By early June, the number of campaign offices had reached sixty. And each visit of Navalny with his team to a city becomes the main event of that city’s life.
The only thing that the Kremlin and its infinitely loyal regional elites can offer against Navalny’s methodical march across the country is violence and power abuses.
This is why a fierce scandal accompanies the opening of a Navalny campaign office in almost every city. Police and various officials such as tax and fire safety inspectors exert pressure on landlords willing to rent space to the campaign office. They are harassed and beaten up. Campaign headquarters lose electricity or water service. There are arson attempts and demands to evacuate the premises because of a supposed bomb threat. Doors are welded or glued shut, windows broken with stones and bottles, and walls covered with offensive graffiti.
Aggressive groups of pro-government vigilantes never fail to show up at Navalny’s meetings with activists, looking for any excuse to start a fight. Visitors are pelted with eggs, paint, and offensive substances. Navalny was personally attacked at least three times this spring and sustained a serious injury to his eye.
Russian law-enforcement agencies have sent out orders to local railway, airport, and post office administrators all across Russia, directing them to seize under any pretext campaign materials – newspapers and flyers – that Navalny’s local headquarters receive from Moscow.
However, even if all those offices are destroyed, even if the signatures are never collected and the nomination never happens, the infrastructure of Navalny’s movement will never go away.
Twice, Navalny tried to register an official party in early 2014 and was denied. Now he is creating a functional structure without a formal license but with advantages that matter far more—namely, large-scale participation, broad geographic scale, and the real enthusiasm of the participants.
If he succeeds, this structure will be the only oppositional organization of such a scale and compass in Russia. And Navalny will end up with a unique political resource in his hands, one whose value will endure regardless of the 2018 election results.
This enormous work demands remarkable cool-headedness, courage, and an extremely well-finessed and methodical organizational effort on the part of Navalny and his supporters. There likely isn’t a single person left at the Anti-Corruption Fund who hasn’t been interrogated in connection with some absurd, often unstipulated charge, who has not experienced a search or detention; staff have had their offices trashed, their private email hacked, and their laptops and phones confiscated. Navalny himself has been behind bars twice this spring alone.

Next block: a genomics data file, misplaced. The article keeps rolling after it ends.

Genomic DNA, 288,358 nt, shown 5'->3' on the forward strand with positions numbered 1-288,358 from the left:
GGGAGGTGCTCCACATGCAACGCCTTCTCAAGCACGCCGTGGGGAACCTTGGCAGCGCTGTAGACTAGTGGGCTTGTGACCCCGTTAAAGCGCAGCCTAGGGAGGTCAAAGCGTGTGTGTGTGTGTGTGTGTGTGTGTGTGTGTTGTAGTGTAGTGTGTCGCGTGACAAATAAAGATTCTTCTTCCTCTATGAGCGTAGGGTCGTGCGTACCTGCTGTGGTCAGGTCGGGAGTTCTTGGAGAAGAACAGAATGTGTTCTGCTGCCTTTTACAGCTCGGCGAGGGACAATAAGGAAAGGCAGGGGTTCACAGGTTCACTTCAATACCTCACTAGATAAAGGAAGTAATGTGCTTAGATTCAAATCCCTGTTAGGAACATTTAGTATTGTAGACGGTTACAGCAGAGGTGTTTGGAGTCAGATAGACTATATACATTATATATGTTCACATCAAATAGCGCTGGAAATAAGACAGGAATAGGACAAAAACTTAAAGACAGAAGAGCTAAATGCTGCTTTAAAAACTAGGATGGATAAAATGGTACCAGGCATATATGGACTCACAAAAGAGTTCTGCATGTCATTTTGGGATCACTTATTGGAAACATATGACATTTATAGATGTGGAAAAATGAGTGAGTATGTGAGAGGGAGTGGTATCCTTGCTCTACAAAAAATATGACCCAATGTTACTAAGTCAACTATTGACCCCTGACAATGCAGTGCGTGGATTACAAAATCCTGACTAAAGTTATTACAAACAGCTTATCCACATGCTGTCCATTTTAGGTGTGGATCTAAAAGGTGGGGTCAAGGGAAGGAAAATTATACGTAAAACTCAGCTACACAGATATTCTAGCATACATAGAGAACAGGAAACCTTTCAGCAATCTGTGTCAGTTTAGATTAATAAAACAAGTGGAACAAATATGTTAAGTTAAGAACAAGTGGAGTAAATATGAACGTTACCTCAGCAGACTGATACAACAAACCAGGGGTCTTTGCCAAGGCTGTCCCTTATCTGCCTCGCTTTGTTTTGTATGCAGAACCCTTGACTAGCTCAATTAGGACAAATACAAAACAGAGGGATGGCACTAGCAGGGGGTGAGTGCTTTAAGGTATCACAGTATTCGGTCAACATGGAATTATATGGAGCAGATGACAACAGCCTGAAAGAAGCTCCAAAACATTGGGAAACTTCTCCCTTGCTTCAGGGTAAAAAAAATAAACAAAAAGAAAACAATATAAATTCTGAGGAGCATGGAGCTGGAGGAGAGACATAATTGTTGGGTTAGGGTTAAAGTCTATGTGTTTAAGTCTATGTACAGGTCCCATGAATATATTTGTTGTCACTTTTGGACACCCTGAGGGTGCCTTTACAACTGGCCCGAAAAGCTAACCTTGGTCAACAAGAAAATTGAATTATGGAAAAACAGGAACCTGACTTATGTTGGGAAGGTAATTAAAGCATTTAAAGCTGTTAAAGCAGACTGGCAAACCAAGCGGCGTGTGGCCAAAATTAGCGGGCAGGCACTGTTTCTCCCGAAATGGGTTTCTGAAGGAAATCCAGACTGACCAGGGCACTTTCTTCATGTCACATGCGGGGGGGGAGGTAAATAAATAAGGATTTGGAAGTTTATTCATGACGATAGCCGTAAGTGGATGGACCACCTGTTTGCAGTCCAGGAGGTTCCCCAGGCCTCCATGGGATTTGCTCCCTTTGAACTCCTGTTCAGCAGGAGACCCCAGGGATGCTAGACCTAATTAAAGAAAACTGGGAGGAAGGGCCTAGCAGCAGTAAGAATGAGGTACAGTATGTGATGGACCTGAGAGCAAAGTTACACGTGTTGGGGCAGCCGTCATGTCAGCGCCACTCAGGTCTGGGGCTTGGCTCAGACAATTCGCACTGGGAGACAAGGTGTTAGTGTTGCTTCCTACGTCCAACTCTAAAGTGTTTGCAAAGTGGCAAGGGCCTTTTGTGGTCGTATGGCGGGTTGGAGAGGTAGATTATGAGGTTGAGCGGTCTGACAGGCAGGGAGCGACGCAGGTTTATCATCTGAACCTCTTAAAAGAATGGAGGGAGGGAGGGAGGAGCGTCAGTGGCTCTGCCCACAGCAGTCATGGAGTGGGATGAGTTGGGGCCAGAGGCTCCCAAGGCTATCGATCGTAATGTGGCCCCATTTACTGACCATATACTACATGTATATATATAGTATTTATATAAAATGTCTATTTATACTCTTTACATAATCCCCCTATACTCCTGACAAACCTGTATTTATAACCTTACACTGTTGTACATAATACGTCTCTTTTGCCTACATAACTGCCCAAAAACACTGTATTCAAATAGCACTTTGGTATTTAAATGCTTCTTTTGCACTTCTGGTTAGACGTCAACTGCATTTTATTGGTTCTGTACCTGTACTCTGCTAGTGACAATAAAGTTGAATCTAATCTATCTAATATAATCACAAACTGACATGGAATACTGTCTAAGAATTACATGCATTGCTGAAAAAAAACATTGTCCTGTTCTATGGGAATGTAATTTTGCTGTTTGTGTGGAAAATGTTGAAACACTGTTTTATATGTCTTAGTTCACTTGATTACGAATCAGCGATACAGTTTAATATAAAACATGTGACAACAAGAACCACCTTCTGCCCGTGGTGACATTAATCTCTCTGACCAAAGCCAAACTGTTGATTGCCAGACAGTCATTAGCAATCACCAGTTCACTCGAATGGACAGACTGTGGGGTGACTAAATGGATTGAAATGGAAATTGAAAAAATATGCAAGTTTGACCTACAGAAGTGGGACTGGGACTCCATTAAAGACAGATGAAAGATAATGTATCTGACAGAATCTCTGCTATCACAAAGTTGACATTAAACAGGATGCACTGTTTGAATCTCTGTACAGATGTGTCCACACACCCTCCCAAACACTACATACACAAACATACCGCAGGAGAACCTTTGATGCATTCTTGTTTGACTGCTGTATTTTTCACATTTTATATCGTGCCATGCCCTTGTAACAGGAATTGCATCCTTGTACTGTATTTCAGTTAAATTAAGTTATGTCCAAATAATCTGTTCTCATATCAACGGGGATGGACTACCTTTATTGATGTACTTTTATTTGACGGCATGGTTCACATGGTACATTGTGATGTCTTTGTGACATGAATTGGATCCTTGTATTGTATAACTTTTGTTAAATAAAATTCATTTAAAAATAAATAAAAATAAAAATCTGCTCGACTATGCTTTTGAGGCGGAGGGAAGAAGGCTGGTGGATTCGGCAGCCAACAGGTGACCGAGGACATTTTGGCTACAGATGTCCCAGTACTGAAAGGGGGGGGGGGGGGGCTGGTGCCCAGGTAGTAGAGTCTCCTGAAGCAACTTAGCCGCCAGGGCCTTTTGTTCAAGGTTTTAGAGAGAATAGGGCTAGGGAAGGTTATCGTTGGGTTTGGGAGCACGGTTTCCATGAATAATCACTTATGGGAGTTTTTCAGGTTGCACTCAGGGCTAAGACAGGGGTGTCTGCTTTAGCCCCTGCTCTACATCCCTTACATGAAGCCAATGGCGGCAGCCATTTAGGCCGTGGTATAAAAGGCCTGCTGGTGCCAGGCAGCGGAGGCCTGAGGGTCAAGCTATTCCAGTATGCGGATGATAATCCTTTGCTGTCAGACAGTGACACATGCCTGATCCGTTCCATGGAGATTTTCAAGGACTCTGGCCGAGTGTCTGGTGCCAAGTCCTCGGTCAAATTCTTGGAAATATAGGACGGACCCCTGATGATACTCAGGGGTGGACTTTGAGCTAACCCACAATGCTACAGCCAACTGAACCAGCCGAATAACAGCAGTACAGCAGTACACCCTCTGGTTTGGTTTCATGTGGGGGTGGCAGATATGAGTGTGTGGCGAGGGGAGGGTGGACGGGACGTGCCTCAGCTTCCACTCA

As the only opposition leader able to achieve real success, Navalny builds relationships with his colleagues in the opposition camp in a pragmatic way. He insists on being the leader. And when he needs to make decisions on his own, even though it means presenting his natural allies with a fait accompli, he does so again and again, earning rebukes for a perceived unwillingness or inability to collaborate.
Commentators increasingly explain this tough managerial style by claiming that Navalny leans toward political authoritarianism. It has become somewhat fashionable to draw similarities between Navalny’s and Putin’s dictatorial manner and to discuss their inner political affinity and even the closeness of their worldviews.
However, just the opposite is true. Indignation over corruption alone won’t help draw universal attention and support. Day after day, Navalny has to hold increasingly more complex conversations with his supporters and undecided voters. He has to search for new stories and topics and reconsider and clarify his own positions. This is all becoming a prerequisite for the further development of his cause.
Navalny is above all a growing politician, one who keeps searching for his true cause and his natural style. He is developing quickly and evolving with ease, learning new things and abandoning ideas that have outlived their usefulness. A couple of years ago it was fashionable to search for and find in him a tendency to flirt with Russian nationalists. Where are those chastisers now?
What distinguishes Alexei Navalny today is that he is alive and awake. He has a keen intuition and is passionately involved in what is happening around him. He has already sacrificed a lot and is ready to sacrifice even more for the right to play what could be a decisive role in this adventure.
In today’s Russian political reality he is like Viktor Shklovsky’s “live silver fox in a fur store” — on the edge of losing his freedom as a person while working tirelessly to construct an oppositional organization that can thrive without him.
Sergei Parkhomenko is Russian journalist and publisher. This article was originally published by the Kennan Institute.
The views and opinions expressed in opinion pieces do not necessarily reflect the position of The Moscow Times.